Roger Pelissier had begun completion of his picture as- 
signments when his extensive social commitments would 
allow. The massive amounts of copy were compiled and 
corrected by Marlene Gauthier The pages were laid out 
amidst the ever-present stench of Charlie Weschler's 
stogies. 



Morale, a most important element, was kept on a high 
plane by our in-residence funsters under the direction 
of Jay Nannicelli. Patty Lou Henna, our managing Editor 
consistently provided the staff with imaginative ideas, a 
few of which were even followed. 

March came fast upon us and the completion of this 
monumental task neared the end. In early April, "the 
book", as it is called by those in the know, was finally laid 
to rest. 



•3 







fn 











V -I 












162 



WVBC is the campus radio station manned by B.C. 
students specifically for the entertainment of the dorm 
residents. Operating from studios in Fulton Hall, the 90 
hours of broadcast time per week include everything 
from "continuous rocl<" to late evening jazz. 

New equipment has allowed a great deal of expansion. 
A UPI teletype machine has made possible up-to-the- 
minute sports and news coverage, and detailed news 
specials. A cartridge-tape system has enlivened the 
"rock" shows. Equipment donated by WEEI has made 
possible the establishment of a second broadcast studio 
and production facilities. 



w.v.b.c. 







163 



r.o.t.c. 



The Boston College Reserve Officers Training Corps 
was organized in 1947 by Colonel James M. Lewis, 
U.S.A. Its purpose then was to train artillery officers for 
the Arnny, but in the past nineteen years, the program 
has undergone tremendous modification and improve- 
ment. 

1966 found ROTC as a general military science pro- 
gram preparing basic and advanced corps cadets for all 
the branches of the Army. The Regular Army officers 




comprising the cadre of the B.C. unit represent the In- 
fantry, Artillery, and Corps of Engineers. Leadership 
training is the prinnary concern. The emphasis is no longer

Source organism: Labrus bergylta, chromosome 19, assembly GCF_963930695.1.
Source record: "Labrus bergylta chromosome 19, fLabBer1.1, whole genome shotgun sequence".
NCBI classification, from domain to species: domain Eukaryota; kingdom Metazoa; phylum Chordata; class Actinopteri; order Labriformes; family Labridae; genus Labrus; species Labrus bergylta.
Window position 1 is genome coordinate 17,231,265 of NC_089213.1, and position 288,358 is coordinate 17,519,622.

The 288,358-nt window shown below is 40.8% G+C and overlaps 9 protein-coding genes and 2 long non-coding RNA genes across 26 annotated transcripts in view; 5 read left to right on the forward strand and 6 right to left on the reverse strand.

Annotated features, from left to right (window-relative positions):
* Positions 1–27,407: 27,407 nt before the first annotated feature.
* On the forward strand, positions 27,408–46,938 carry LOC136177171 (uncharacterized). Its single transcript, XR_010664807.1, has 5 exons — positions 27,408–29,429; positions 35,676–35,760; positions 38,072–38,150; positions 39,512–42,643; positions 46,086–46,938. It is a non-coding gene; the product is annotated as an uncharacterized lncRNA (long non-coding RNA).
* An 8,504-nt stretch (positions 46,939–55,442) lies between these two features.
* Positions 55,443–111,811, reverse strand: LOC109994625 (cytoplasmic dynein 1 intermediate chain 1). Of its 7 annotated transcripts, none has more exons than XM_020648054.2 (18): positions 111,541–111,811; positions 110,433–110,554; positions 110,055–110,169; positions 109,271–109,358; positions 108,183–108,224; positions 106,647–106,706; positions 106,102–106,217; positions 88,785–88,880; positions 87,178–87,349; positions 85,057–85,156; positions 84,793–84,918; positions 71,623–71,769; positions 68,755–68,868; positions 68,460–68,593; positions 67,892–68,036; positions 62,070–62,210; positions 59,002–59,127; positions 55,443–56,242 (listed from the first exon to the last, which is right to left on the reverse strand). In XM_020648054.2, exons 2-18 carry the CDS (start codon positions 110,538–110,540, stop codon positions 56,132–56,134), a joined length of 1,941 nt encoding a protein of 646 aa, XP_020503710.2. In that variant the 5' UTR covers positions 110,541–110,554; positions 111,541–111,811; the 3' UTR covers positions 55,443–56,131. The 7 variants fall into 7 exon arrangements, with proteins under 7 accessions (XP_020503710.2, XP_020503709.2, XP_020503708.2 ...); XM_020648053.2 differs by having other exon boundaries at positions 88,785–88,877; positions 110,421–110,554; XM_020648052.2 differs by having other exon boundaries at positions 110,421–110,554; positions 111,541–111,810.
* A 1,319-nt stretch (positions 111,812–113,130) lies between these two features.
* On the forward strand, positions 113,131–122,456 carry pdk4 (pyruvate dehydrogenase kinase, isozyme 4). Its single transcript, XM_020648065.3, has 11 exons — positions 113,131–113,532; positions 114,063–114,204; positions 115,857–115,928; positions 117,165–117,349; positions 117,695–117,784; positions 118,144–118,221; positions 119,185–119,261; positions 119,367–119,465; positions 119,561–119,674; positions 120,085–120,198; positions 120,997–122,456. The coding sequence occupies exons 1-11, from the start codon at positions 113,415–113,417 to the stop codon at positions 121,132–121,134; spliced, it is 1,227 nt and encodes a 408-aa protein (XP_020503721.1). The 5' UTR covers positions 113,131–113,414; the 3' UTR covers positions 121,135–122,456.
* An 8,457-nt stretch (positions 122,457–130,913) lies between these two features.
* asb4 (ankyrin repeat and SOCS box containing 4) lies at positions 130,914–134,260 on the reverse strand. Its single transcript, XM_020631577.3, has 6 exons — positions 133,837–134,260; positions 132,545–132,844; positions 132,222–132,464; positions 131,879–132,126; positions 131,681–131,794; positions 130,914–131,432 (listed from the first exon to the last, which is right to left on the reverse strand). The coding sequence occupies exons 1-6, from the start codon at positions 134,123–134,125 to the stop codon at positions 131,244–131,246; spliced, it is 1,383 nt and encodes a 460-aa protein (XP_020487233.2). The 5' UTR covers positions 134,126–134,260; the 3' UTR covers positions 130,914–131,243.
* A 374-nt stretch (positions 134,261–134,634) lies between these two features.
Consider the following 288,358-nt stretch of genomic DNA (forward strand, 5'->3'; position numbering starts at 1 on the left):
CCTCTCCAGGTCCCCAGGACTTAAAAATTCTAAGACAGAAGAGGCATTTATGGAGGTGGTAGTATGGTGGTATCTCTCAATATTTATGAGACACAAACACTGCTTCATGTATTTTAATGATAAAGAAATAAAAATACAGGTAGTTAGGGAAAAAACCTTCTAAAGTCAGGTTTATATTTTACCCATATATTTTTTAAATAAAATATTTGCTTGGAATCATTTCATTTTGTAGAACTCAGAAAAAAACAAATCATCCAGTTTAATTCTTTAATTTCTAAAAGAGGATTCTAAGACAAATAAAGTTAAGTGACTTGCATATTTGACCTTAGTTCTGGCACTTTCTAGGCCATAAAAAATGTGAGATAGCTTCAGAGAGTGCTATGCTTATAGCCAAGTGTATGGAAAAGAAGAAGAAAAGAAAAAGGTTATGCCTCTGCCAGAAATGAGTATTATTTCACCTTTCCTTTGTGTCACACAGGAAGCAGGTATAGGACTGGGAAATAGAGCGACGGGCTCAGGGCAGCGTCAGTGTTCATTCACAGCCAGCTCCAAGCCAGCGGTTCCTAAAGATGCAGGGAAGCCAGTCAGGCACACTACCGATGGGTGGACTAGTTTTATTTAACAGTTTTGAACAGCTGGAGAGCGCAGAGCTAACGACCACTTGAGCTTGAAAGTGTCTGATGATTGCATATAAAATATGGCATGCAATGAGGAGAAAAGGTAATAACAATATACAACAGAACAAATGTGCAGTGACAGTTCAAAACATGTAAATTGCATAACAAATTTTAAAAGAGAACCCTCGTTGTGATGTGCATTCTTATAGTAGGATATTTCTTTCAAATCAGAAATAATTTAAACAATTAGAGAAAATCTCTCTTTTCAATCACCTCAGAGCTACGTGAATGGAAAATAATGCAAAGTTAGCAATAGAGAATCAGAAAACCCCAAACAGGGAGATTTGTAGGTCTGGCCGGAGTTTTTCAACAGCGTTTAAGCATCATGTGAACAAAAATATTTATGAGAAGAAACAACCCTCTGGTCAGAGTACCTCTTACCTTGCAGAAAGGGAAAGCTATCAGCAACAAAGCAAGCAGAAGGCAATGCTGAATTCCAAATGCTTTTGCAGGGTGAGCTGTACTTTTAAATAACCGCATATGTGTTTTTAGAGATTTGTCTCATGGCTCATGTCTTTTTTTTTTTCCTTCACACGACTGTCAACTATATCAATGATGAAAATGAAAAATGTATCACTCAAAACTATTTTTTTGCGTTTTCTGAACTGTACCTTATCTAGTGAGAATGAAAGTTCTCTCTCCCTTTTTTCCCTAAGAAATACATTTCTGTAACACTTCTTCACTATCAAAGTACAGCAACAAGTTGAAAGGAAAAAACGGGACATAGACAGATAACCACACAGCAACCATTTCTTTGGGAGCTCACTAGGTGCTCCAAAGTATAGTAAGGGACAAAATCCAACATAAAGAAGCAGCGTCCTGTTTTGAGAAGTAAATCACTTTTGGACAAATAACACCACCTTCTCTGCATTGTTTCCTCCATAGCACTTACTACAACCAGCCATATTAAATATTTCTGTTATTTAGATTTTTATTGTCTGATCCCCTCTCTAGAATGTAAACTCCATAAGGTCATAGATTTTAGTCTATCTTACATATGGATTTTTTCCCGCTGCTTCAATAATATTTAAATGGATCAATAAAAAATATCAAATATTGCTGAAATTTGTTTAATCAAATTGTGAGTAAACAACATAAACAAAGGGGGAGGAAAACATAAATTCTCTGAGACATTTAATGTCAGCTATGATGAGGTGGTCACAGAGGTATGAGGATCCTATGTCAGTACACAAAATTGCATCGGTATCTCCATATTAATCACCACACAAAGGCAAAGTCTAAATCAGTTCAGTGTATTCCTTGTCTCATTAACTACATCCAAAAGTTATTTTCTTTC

placed upon the preparation of the artillery officer, but 
the officer. 

There were several changes in the program this past 
year. A special "Black Beret" counterinsurgency training 
unit was organized; this B.C.C.U. emphasizes practical 
soldiering, training its members in such skills as map 
reading and close-combat fighting during work-outs on 



campus and on weekend training trips to Fort Devens. 

B.C. suffered an important loss this year with the re- 
tirement of Sgt. Major William L. Cote who had been sta- 
tioned at the Heights for more than six years. One of the 
finest enlisted men in the country, the Sgt. Major exem- 
plified the good soldier as well as the good instructor 
and leader. 

However much the B.C. unit might change though, 
the purpose of its program will remain the same — to 
train leaders for America's fighting forces. 







165 



sodalities 



In its attempt to "update" the Catholic Church, Vati- 
can II has provided for a much greater degree of partici- 
pation by the laity. It may truly be said that the layman 
has come of age. The Church looks to its laymen for as- 
sistance in proving that indeed, God is very much alive. 

But an active laity was in force as early as 1 563 with 
the establishment of the Sodality Movement as an as- 
sociation whose primary end is the spiritual growth of 
its members and the subsequent expression of their 
Christian commitment through various apostolic works 
which are performed within their own milieu. It is in this 
area of Christian involvement — the means by which they 







166 



fulfill their desire to make a more visible commitment to 
God's people — that the Sodality Movement is most 
widely recognized. 

On the B.C. campus, there are three Sodality groups 
active in the community and University spheres. 

Members of the Men's Sodality worked in C.C.D. pro- 
grams and an adult religious education program. They 
directed a Big Brother Program as well as recreational 
programs at the Emmanuel House in Roxbury. Tutoring 
and guidance, directed towards college admission for cul- 
turally deprived high school students, was carried on 
through Project Opportunity. On the campus, the group 



again sponsored the Fourteen Flicks film series. This year,